Old 06-11-2002, 01:29 PM
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Rocky Raab Rocky Raab is offline
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I agree, Dutch. I wouldn't recommend 6X for deep timber, either. The question was about how far not how close, so I didn't delve into the dense timber question too much.

The scope on my woods elk gun is a 1.5-4.5X, if that serves to illustrate anything. I keep it on 1.5, too! But my coyote-calling rifle has a fixed 6X. That's a longer-range proposition - usually.
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  #10  
Old 06-11-2002, 01:47 PM
BlueNose BlueNose is offline
 
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Brantbuster,
Last year I was hunting with a poor quality 4 power scope that I was really unhappy with. It was clear and I could see well in perfect weather, but as soon as the rain or snow started, it was only a matter of time until I couldn't see. After that hunting season I actually picked up a Bushnell Elite 3200 in 1.5x - 4.5x at a pretty good price. I haven't hunted with it yet, but this spring I was sighting it in, and I'm pretty happy with it. It seems to be very crisp and clear. I've always wanted a Leupold, but they're a little out of my price range.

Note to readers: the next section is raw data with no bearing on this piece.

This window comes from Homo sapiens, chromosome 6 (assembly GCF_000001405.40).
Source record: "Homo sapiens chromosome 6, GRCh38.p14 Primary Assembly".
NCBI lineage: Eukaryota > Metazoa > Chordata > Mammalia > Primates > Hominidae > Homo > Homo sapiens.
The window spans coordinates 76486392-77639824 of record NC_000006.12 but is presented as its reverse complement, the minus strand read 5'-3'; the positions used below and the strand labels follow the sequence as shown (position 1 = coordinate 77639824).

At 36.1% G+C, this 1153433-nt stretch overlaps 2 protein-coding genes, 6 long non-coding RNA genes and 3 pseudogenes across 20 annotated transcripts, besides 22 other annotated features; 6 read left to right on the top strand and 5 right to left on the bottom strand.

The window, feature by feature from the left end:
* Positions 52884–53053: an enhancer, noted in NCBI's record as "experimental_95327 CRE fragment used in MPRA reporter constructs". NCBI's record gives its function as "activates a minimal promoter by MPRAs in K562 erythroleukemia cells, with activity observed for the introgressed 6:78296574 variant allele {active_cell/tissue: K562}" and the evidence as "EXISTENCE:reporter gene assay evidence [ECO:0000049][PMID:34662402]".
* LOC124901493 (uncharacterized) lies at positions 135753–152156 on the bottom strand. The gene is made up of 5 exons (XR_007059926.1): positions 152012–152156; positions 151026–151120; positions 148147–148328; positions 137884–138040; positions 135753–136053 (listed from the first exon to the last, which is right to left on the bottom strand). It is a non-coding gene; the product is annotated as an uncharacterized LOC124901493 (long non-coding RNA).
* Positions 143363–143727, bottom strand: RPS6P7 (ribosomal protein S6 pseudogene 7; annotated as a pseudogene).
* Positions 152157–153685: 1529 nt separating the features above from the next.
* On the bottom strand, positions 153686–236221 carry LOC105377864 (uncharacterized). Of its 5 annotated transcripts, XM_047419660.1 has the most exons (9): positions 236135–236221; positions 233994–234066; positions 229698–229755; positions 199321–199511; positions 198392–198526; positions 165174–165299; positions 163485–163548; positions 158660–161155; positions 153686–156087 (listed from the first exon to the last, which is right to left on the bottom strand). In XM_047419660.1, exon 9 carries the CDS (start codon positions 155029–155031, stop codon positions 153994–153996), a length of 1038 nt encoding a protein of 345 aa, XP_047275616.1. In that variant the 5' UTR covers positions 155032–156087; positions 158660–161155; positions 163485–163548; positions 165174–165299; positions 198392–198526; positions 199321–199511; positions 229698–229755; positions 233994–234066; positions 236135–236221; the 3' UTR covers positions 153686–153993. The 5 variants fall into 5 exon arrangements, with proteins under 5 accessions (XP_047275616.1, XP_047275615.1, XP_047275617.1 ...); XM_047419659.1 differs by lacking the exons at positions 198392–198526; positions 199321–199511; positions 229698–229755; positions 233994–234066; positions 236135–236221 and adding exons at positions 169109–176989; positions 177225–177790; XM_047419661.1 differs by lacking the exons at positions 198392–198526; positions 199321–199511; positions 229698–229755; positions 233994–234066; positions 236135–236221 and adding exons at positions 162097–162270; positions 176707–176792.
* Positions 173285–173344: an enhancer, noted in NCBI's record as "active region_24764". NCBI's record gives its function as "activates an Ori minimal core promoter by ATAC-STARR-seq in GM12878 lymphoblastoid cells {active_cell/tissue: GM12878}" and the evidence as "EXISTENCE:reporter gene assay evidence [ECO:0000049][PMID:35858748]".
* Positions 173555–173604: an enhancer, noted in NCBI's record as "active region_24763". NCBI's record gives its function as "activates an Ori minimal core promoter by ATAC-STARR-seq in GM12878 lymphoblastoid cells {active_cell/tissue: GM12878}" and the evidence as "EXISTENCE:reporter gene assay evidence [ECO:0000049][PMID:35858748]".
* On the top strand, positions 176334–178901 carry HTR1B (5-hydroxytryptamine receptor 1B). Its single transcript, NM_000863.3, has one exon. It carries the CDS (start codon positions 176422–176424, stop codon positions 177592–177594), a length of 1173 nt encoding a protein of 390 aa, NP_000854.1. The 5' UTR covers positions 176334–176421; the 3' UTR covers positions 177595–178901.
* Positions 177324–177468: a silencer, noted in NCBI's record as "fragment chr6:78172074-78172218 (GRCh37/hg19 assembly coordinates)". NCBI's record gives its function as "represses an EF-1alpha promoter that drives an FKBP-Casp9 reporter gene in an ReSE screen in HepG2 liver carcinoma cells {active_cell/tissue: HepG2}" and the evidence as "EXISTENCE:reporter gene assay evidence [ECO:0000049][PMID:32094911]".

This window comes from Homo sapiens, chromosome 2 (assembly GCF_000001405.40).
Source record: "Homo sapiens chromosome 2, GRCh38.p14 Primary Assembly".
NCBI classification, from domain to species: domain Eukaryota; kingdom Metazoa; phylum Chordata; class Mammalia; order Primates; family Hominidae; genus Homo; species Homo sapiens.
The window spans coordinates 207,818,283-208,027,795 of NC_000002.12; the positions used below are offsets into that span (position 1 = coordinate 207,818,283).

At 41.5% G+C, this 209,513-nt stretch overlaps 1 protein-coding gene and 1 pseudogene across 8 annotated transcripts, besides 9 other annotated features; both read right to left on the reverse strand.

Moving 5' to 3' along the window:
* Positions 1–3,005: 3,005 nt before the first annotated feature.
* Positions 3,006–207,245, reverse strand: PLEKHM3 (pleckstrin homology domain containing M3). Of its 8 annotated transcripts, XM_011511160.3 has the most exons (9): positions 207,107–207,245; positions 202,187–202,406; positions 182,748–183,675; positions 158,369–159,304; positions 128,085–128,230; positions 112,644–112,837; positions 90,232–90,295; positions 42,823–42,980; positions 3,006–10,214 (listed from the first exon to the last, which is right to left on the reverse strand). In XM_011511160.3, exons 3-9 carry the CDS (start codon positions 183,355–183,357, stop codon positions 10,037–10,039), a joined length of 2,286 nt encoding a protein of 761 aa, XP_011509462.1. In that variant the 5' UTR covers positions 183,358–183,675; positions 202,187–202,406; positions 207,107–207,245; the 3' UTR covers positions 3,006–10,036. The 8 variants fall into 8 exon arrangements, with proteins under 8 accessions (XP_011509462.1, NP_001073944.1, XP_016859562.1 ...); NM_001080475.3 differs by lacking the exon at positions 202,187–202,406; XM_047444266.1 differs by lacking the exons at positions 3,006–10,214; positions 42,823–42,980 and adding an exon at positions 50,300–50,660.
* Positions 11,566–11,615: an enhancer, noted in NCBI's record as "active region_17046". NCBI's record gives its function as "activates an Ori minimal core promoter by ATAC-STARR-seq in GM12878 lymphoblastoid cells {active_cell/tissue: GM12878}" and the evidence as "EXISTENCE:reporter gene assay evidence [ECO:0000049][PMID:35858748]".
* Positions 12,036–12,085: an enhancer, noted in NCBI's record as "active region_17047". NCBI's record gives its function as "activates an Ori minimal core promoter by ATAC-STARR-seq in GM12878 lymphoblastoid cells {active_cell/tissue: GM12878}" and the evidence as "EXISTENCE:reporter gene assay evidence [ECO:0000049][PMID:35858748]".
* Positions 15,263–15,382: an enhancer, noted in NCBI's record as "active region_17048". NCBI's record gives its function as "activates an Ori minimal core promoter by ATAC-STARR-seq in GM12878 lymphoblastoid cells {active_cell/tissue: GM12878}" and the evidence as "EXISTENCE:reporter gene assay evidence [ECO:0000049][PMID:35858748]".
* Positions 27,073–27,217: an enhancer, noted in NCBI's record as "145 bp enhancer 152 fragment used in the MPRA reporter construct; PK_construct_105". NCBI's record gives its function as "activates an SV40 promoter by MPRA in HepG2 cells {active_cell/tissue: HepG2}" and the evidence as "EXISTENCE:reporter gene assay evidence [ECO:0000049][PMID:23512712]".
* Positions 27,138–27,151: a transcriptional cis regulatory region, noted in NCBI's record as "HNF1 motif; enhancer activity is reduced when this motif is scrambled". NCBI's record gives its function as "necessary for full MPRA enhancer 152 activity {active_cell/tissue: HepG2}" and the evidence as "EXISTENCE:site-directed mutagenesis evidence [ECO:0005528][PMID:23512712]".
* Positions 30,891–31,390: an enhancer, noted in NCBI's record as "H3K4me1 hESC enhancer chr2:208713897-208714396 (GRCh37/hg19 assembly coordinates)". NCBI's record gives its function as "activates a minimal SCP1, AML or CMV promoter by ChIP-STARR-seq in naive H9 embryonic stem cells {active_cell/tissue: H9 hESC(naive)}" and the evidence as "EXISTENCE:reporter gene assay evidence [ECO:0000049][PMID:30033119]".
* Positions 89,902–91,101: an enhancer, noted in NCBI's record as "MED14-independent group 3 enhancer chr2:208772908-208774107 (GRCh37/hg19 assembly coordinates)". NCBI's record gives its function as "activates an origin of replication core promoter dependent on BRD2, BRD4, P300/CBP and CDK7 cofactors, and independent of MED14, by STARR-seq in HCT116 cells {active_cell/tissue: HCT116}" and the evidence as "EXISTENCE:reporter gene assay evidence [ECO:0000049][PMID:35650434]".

I'm happy to hear the endorsements for variables in a similar power range to my scope. I haven't really read a lot of posts in this forum about the lower powered scopes on rifles, but the first time I put a 1.5 times to my eye, I was sold for the up close and personal deer and moose hunting I do up here in Ontario.

Guess I should probably find a good shooting range to get some practice in at the longer distances (200 plus) in case I ever get the chance to head out to Alberta after Elk.

BlueNose
  #11  
Old 06-11-2002, 08:50 PM